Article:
Film, Reviews
Dec 29, 2012


One of the most iconic and emotionally compelling Broadway musicals receives the Hollywood treatment yet again, this time with Tom Hooper at the helm. With an all-star cast and some of the greatest music to date, Les Miserables proves it is a true Oscar contender for best film.

The story centers on Jean Valjean, played by Hugh Jackman, a man who has been in prison for 19 years for stealing a loaf of bread to feed his starving family and then multiple escape attempts. Despite being set free, he will be on probation for the rest of his life, making it virtually impossible to lead an honest life for himself because of the stigma of being a convict. Constantly nipping at his heels is inspector Javert, played by Russell Crowe, who is to ensure that Valjean’s probation is fulfilled. Realizing he can’t make live his life as Valjean, he makes a new identity for himself as a factory owner. There he runs into Fantine, played by Anne Hathaway, setting into events that change their lives forever.

Instantly, the audience falls in love with Fantine; she is first cast out of the factory after a scuffle with the supervisor. She turns to the street to make her living, undergoing the horrors therein, all for the sake of her daughter Cosette. The song (she sings) is both heart wrenching and inspiring as we see what someone will sacrifice for ones they love, and it becomes one of the most prevalent themes in the film. Nearly everyone here is constantly and only out for themselves. However, through the selfishness and in spite of the scoundrels, there are several instances of legitimate compassion and selflessness that revitalizes hope.

There is the Monsignor who lies to the police so that Valjean isn’t sent back to prison. Valjean, in turn, raises Cosette as his own daughter so that she can have a rich, full life. Even Javert, the film’s primary antagonist, isn’t without his moment that would be his redemption. This film’s greatest strength is the complexity of its characters. There are no archetypes here to speak of; nothing is clear-cut black and white right and wrong.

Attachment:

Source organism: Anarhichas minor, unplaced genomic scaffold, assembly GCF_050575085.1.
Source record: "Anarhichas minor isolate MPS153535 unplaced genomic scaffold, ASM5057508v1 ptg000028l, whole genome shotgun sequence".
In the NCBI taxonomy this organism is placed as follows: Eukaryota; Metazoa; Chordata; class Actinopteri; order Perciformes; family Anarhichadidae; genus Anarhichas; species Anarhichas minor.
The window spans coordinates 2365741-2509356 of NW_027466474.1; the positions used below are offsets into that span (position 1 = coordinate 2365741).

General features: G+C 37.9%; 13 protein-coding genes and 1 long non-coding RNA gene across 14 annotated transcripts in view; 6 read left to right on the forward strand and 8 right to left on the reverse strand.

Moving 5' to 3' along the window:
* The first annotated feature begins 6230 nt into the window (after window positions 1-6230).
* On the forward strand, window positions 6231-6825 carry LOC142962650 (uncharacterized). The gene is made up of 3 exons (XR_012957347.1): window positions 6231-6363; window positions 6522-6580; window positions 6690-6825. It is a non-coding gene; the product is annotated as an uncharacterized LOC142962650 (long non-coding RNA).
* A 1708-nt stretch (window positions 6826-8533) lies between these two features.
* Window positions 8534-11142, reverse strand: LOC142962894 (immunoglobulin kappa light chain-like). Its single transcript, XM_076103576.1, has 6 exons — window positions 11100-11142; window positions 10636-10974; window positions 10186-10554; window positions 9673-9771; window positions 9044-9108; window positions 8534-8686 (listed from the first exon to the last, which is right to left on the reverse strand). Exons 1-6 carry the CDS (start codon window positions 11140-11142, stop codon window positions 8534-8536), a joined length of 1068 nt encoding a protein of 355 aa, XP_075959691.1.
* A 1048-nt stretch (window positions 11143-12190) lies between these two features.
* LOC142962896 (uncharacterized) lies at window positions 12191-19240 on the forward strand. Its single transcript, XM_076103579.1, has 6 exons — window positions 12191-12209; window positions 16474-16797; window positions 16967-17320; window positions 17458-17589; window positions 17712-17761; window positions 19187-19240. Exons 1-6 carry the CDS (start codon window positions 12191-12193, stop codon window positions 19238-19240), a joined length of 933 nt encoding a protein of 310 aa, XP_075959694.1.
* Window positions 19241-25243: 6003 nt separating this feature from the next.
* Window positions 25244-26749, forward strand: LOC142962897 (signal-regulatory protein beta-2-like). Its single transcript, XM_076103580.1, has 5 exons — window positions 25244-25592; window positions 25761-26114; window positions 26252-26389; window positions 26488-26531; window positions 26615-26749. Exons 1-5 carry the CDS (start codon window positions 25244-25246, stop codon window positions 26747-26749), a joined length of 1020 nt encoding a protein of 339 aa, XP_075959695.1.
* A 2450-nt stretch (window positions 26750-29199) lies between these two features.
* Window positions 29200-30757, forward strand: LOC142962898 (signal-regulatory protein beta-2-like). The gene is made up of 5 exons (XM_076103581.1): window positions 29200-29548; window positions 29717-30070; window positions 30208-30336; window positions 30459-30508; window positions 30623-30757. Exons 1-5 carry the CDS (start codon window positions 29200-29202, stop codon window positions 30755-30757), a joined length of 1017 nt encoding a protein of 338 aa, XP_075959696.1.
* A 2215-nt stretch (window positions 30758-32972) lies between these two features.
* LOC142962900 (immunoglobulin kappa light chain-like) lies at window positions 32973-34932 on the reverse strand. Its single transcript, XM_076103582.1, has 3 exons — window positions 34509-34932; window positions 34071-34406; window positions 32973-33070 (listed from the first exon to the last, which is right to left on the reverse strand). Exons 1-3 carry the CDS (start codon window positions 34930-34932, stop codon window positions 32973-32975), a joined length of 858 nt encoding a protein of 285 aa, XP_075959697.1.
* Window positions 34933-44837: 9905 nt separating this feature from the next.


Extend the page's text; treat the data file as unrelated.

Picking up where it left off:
Marius, played by Eddie Redmayne, who must give up the woman he loves so that he can fight the revolution he believes in. Eponine, played by Samantha Barks, encourages Marius to pursue Cosette, regardless of her own love for him. Valjean, a thief, spends most of the film risking being caught for breaking his probation because he is protecting another. It is through those complexities that the characters are given a grander sense of depth and it becomes much easier to sympathize with their plight and revel in their triumphs.

As a musical, the singing and accompaniment is crucial to a successful movie, and this is no exception. Les Miserablesnot only meets those demands, but sets the bar for any to come after it. By using very talented actors who are also able to sing instead of talented singers who happen to act, the emotion behind each of the words is much more poignant and sincere. Crowe and Hathaway are particularly noteworthy in this regard. Although their vocal ranges are not on par with their Broadway counterparts, and the sound may not be as clear as it would be if it were done in a sound studio and dubbed into the film at a later date; there is something much more raw and powerful about each of the performances that make it stronger than any incarnation that has come from Hollywood to date.

The settings range from vibrant to the dreary, yet despite the time and place are never drab or ordinary. Each location only serves to enhance the scene; never diminish or distract from it through the use of brilliant cinematography.

Les Miserables is a nearly perfect film; containing intricate characters who interact on multiple emotional levels at varying points in time that accurately tell an interesting and compelling story through strong dialogue and great music on beautiful sets. Even those with an aversion to dramas and musicals should still see this film. This is in definite contention for movie of the year, and it is very easy to see why.

Four stars out of four. Opens Christmas day, watch the trailer here.